An associate professor of physics at the MIT Kavli Institute for Astrophysics and Space Research, Enectali Figueroa-Feliciano, working on one of the three new experiments said:
“Nature is being coy. There’s something we just don’t understand about the internal structure of how the universe works. When theorists write down all the ways dark matter might interact with our particles, they find, for the simplest models, that we should have seen it already. Even though we haven’t found it yet, there’s a message there, one that we’re trying to decode now.”
Listening to this, professor of Physics at the University of California and science lead for the LUX upgrade called LUX-ZEPLIN, Harry Nelson replied:
“We’re all looking and somewhere, maybe even now, there’s a little bit of data that will cause someone to have an ‘Ah ha!’ moment,” said. “This idea that there’s something out there that we can’t sense yet is one of those things that sends chills down my spine.”
For years, the scientists are well aware that dark matter exists and is quietly influencing the universe’s movement and composition. But the question is what is dark matter?; what it is made of and what does a dark matter particle look like? This has always been a mystery and will stay a mystery for eons with experiment coming in one after the other and going back empty-handed in the hunt to detect these vague particles.
Luckily, if things go right, this may change soon. With reactivity ten times higher than the previous experiments, three new experiments have been funded for dark matter for which the scientists are really excited. They think that with these experiments, they are likely to finally harvest these coveted particles.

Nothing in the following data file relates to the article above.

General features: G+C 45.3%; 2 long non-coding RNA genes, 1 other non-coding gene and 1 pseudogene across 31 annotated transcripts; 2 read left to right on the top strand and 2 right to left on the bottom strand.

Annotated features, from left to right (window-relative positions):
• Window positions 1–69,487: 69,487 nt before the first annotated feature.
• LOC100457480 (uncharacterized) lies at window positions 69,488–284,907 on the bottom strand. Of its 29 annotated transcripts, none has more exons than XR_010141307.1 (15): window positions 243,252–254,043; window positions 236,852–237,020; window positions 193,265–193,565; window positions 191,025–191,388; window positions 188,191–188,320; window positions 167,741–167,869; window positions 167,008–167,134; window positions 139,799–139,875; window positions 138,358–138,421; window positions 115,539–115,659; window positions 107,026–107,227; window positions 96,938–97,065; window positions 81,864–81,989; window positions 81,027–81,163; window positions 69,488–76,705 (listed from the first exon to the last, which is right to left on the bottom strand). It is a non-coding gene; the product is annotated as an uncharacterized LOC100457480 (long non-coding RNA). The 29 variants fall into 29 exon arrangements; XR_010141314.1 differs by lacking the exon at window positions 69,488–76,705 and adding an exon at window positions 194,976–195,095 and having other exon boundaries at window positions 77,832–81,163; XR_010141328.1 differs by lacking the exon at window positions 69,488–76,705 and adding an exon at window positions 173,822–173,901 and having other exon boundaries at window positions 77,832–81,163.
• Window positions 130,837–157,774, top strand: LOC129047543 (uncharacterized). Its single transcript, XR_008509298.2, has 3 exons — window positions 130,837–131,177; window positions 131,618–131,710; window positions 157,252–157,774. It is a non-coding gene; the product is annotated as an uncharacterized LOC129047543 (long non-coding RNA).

Scientists working on these experiments recently got into talks with The Kavli Foundation and said that they have high hopes of these new experiments that would help catch dark matter for them. However, in the end, they also agreed that their success or failure is still uncertain.
The Three New Experiments
Amongst the three new experiments, the first one is named the “Axion Dark Matter experiment” (ADMX), which is focused on a theoretical form of dark matter particles called the axion. ADMX seeks to validate this very lightweight particle turning into a photon in the high magnetic field of the experiment. By gradually changing the magnetic field, the experimenter hunts for one axion mass at a time.
Gray Rybka, research assistant professor of physics at the University of Washington and the co-leads of ADMX Gen 2 experiment, said:
“We’ve demonstrated that we have the tools necessary to see axions,” said. “With Gen2, we’re buying a very, very powerful refrigerator that will arrive very shortly. Once it arrives, we’ll be able to scan very, very quickly and we feel we’ll have a much better chance of finding axions – if they’re out there.”
A different type of hypothetical dark matter is sought by the two other new experiments called “Weakly Interacting Massive Particle” (WIMP). This particle i.e. WIMP communicates with the world infrequently and very dimly.
The Large Underground Xenon (LUX) experiment began in 2009 which is getting sensitivity upgrades for the heavier WIMPs.
Being a member of the SuperCDMS experiment, Figueroa-Feliciano at one point said:
“In a way, it’s like looking for gold,” said. “Harry has his pan and he’s looking for gold in a deep pond, and we’re looking in a slightly shallower pond, and Gray’s a little upstream, looking in his own spot. We don’t know who’s going to find gold because we don’t know where it is.”
Rybka agreed to what Feliciano said but further added the more positive standpoint saying that it’s also likely that all three experiments will be able to find dark matter. He said:
“There’s nothing that would require dark matter to be made of just one type of particle except us hoping that it’s that simple,” he said. “Dark matter could be one-third axions, one-third heavy WIMPs and one-third light WIMPs. That would be perfectly allowable from everything we’ve seen.”
Yet the ingot for which all three experiments are funded is a very expensive one. Although the hunt is very difficult, the three scientists are optimistic and consider it to be a worthwhile investment, since harvesting dark matter would disclose a huge fraction of the universe.